Can You Go To Jail For Writing A Bad Check?
People do not use checks as commonly as they once did, but they are not entirely obsolete. Many people still rely on checks to pay their bills or for services, particularly if they do not have access to wire transfers. Unfortunately, these checks sometimes bounce, whether it is because another payment was taken out of the account, or a deposit was not made. Bouncing a check will result in penalties such as additional fees, but in some cases, it can also result in jail time. Below, our Tampa Bay criminal defense lawyer outlines when writing a bad check is a criminal offense.
Florida Laws on Writing a Bad Check
Under Florida law, writing a bad check is known as check fraud. This criminal offense occurs when someone writes a check knowing they do not have enough money in the bank account to cover the amount shown on the check. The offense also does not involve only checks. Using money orders, debit cards, and any other type of commercial paper in the same way are also considered criminal offenses under the law. Forgery is another type of check fraud in Florida, but this crime is usually charged differently.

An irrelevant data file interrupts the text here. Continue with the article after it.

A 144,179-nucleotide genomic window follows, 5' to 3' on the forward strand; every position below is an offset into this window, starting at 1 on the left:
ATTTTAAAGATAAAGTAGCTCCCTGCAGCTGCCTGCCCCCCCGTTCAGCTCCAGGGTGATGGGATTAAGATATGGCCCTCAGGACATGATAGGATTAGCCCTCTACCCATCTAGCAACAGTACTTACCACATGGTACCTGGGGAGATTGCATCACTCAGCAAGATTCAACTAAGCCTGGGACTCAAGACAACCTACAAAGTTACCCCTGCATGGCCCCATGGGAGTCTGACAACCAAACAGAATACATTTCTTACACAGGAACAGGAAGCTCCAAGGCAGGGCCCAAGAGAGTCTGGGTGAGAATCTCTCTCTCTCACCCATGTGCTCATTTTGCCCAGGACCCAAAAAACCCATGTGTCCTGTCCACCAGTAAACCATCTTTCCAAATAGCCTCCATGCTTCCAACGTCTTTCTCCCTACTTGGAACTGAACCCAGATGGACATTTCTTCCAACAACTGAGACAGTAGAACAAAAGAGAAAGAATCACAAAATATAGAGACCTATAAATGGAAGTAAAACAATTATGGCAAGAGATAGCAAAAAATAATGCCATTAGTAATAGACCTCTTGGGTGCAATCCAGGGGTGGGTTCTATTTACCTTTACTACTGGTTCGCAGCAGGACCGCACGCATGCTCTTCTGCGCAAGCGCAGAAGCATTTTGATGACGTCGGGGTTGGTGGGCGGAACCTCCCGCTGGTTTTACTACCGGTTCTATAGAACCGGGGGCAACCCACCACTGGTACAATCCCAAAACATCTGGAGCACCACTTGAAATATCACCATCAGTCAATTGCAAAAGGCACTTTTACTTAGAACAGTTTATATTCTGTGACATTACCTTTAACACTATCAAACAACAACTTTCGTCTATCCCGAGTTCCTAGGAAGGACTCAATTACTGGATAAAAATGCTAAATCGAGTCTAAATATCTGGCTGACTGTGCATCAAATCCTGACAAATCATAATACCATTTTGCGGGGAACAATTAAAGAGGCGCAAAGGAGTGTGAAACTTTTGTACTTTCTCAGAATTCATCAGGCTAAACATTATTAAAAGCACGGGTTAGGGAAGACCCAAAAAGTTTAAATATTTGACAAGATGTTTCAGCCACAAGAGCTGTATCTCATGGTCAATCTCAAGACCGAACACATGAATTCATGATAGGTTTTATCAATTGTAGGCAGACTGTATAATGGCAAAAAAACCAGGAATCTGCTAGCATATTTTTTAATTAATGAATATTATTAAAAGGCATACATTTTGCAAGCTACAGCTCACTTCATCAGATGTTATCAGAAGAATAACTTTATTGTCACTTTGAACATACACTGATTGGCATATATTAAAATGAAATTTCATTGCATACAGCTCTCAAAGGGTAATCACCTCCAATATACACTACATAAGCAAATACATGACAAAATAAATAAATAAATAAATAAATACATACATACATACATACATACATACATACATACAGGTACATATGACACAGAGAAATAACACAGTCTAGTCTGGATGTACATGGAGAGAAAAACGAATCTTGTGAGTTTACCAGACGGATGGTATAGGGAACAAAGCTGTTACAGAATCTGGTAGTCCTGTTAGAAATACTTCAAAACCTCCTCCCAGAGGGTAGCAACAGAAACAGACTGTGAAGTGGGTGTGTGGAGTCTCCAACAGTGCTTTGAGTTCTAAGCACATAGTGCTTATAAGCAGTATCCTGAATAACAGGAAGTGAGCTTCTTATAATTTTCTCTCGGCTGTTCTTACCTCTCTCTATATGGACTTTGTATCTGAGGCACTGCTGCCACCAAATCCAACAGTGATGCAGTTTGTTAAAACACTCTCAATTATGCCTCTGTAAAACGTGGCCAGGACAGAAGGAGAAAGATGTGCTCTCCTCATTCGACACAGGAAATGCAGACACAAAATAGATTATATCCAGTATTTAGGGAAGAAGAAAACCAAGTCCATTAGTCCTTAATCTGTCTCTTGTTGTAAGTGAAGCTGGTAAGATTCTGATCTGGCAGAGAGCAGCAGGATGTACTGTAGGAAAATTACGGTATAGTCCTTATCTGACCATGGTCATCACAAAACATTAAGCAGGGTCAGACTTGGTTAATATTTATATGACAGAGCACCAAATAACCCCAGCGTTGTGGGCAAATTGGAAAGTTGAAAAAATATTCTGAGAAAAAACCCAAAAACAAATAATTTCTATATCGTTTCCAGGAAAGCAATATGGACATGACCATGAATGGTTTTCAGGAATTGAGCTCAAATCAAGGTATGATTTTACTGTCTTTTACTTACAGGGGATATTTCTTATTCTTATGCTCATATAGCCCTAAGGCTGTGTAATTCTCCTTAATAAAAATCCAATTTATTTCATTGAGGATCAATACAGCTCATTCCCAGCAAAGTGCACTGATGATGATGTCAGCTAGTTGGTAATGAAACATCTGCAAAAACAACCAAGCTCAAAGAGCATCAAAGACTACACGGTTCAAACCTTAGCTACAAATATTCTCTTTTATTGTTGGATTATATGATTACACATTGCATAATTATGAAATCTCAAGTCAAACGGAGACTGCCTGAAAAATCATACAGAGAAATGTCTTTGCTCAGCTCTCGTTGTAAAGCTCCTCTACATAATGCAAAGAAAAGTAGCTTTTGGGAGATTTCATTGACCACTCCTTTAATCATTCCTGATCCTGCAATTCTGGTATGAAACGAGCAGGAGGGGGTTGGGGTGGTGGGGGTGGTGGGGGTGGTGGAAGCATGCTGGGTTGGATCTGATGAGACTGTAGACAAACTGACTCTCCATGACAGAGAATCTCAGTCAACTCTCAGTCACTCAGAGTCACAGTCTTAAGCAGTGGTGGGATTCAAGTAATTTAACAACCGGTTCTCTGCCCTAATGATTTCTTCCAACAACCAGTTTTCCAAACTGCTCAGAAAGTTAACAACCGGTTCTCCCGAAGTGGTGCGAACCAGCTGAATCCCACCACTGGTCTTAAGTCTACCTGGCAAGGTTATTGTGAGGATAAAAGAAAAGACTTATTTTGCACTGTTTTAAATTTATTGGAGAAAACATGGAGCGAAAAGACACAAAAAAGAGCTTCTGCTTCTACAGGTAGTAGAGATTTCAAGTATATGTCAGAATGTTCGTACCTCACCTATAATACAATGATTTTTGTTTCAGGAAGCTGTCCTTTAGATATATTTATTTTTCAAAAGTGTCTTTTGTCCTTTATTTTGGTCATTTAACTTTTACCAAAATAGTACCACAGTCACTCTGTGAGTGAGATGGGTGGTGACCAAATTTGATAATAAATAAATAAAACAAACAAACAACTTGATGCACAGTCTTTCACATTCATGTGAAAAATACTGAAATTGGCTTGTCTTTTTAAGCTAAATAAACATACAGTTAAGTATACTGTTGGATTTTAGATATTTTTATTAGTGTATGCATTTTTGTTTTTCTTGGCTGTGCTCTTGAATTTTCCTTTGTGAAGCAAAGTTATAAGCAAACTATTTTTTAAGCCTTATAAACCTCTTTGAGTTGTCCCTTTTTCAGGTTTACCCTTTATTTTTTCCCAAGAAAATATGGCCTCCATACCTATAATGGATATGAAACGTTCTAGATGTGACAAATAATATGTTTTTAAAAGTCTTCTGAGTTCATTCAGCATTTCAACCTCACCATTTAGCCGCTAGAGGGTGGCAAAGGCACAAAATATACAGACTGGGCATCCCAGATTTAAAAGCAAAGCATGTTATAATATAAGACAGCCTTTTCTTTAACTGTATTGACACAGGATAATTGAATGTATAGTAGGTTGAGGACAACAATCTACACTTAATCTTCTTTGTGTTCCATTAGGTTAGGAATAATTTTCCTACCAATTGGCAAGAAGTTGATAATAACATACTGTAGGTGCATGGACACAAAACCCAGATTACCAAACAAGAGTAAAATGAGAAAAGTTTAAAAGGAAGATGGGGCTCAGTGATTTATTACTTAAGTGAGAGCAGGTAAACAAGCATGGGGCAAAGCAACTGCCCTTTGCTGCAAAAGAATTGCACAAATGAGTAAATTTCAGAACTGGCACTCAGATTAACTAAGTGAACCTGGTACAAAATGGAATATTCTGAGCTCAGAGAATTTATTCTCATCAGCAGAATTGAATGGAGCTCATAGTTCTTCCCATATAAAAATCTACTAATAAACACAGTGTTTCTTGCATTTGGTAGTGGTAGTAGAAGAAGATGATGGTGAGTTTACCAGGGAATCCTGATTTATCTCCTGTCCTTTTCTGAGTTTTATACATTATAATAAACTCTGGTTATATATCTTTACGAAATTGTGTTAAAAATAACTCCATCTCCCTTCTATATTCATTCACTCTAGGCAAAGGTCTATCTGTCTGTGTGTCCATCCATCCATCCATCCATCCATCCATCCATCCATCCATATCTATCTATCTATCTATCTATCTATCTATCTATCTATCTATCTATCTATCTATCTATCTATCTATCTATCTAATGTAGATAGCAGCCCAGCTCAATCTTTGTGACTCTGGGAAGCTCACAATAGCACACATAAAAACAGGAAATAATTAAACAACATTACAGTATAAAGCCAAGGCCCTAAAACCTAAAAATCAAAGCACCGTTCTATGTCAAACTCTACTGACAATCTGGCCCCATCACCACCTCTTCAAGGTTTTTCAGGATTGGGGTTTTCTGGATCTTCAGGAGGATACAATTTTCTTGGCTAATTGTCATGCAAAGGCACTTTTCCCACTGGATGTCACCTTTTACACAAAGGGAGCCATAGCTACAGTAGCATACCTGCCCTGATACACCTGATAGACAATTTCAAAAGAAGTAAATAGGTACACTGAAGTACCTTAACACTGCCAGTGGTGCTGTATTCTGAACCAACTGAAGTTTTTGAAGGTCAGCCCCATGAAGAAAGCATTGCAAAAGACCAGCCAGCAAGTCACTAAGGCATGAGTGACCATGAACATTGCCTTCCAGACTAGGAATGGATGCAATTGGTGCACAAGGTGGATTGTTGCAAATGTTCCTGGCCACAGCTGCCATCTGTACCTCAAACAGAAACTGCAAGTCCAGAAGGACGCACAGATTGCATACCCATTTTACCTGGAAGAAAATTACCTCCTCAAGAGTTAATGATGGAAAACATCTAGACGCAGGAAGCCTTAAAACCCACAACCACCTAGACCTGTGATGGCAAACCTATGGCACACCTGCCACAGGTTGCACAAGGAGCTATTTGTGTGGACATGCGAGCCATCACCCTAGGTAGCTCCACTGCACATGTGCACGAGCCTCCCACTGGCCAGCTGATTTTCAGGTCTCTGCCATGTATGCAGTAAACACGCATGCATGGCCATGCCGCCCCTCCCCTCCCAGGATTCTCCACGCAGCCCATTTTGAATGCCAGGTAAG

Check fraud can involve multiple parties, or just one person. For example, a person may write a check to themselves and deposit it knowing they do not have enough funds, only to immediately withdraw the same amount and take the money. Or, someone may write a bad check to someone else to pay for a service, knowing there is not enough money in the account to cover the amount.
Penalties for Writing a Bad Check
Bounced checks are very common, and law enforcement does not have the capacity to investigate every time a bad check is written. They will usually only investigate when they receive a complaint from someone or a company, such as a bank, and when it is believed someone intentionally wrote a bad check.
If someone is convicted of writing a bad check, the penalties they will face will vary depending on the amount of the check. If the check was worth less than $150, a person will be charged with a first-degree misdemeanor. If convicted, the penalty for this is a fine no greater than $1,000 and up to one year in jail.
When the amount of a check is greater than $150, the offense is upgraded to a third-degree felony. If convicted, the penalties are up to five years in prison and a maximum fine of $5,000. Regardless of the type of offense, anyone convicted will also have a permanent criminal record, which can hinder them in the future.
Our Criminal Defense Lawyer in Tampa Bay Can Help with Your Charges
People are charged with writing bad checks in Florida, but they do not all have the intent necessary for the act to rise the level of a criminal offense. If you have been charged, our Tampa criminal defense lawyer at All Family Law Group, P.A. can help you beat the charges. Call us today at 813-672-1900 or contact us online to schedule a free consultation and to learn more about how we can help.